The Egyptian Interior Ministry announced that it has been instructed to scale up the readiness of its police forces, especially around the area of the Israeli embassy. 

On another front, the current developments, according to diplomatic sources, could cause a delay in the visit of the Turkish prime minister to Egypt, that was anticipated for Monday.

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richard
11-09-2011 10:45am
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Mobs
It is clear that the rampaging mob have no interest in returning Egypt to stability and prosperity. Contrarywise they are perversely intent on maintaining a state of anarchy. It is the ordinary Egyptian people who are suffering. They seek jobs and security. Currently they are getting neither. We sincerely hope that the premeditated chaos has now peaked and that sanity will henceforth prevail.
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4



Down with the despots!
10-09-2011 09:02pm
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To Chaos
Was it the egyptian guards who attacked the israelis? No, it wasn't. It was the israelis who killed them without reason. They obviously forgot that they have a peacetreaty with Egypt.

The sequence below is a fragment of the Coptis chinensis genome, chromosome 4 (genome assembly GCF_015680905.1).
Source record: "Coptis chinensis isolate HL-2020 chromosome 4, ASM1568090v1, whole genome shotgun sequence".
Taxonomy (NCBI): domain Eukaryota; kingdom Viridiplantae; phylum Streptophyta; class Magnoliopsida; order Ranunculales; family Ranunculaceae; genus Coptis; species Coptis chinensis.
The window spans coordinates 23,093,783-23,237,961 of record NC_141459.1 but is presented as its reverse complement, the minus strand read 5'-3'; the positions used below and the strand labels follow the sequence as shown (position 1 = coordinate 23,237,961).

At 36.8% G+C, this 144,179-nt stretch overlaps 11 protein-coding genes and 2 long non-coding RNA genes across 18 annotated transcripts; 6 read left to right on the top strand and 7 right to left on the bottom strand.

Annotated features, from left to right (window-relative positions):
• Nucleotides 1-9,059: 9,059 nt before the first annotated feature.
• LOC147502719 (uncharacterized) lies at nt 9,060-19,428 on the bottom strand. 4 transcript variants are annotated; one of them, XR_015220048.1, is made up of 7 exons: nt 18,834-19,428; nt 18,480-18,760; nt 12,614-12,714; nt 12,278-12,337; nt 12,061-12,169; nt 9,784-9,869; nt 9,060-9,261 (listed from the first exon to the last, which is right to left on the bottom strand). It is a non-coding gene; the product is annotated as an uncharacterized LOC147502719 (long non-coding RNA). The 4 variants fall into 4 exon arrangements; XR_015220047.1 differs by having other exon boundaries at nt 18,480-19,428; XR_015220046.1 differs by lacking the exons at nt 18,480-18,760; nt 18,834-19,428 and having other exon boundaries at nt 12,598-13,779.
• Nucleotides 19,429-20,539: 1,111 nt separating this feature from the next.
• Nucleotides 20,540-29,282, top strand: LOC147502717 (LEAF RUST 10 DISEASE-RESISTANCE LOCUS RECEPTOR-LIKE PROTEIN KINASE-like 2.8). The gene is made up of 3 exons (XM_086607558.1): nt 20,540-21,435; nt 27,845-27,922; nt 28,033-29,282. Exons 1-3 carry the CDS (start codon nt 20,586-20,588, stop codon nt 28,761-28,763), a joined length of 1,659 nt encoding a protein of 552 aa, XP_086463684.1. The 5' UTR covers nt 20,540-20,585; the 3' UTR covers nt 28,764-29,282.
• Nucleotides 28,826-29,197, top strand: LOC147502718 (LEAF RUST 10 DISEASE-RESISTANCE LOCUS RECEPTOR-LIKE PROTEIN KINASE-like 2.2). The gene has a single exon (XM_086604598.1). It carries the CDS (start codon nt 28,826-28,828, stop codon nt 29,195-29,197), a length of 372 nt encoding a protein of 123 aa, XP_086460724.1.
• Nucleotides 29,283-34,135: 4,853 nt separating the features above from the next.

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Sarah
10-09-2011 07:22pm
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huh?
Egyptians surely don't get it. They have no idea how to make their own country better. Why do they feel that they need to tear down an established country? Was the whole point of getting rid of Mubarak to finally attack Israel? Egyptians and arabs are taught to hate Israel because they are embarassed about losing. Arabs are extremely arrogant and have way too much pride. This "thinking I'm the best" is causing their behaviour and it will only get worse. If they have had peace with Israel since 1979, what is the point of starting this up again?
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Andy
10-09-2011 04:57pm
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Chaos
The Egyptians just finished tearing down their own government and country, killing and wounding an untold number of people and now they're angry that several guards were killed by Israelis defending their border? When is this madness going to end, when there is no one left?
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Don Pedro
10-09-2011 04:56pm
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Tourism
No need to worry about crowds of tourists in Egypt. The way the people are acting and the lack of security...I can't imagine very many people being stupid enough to spend their money or risk their lives visiting Egypt. The rabble have cost their fellow country men a chance to earn a living.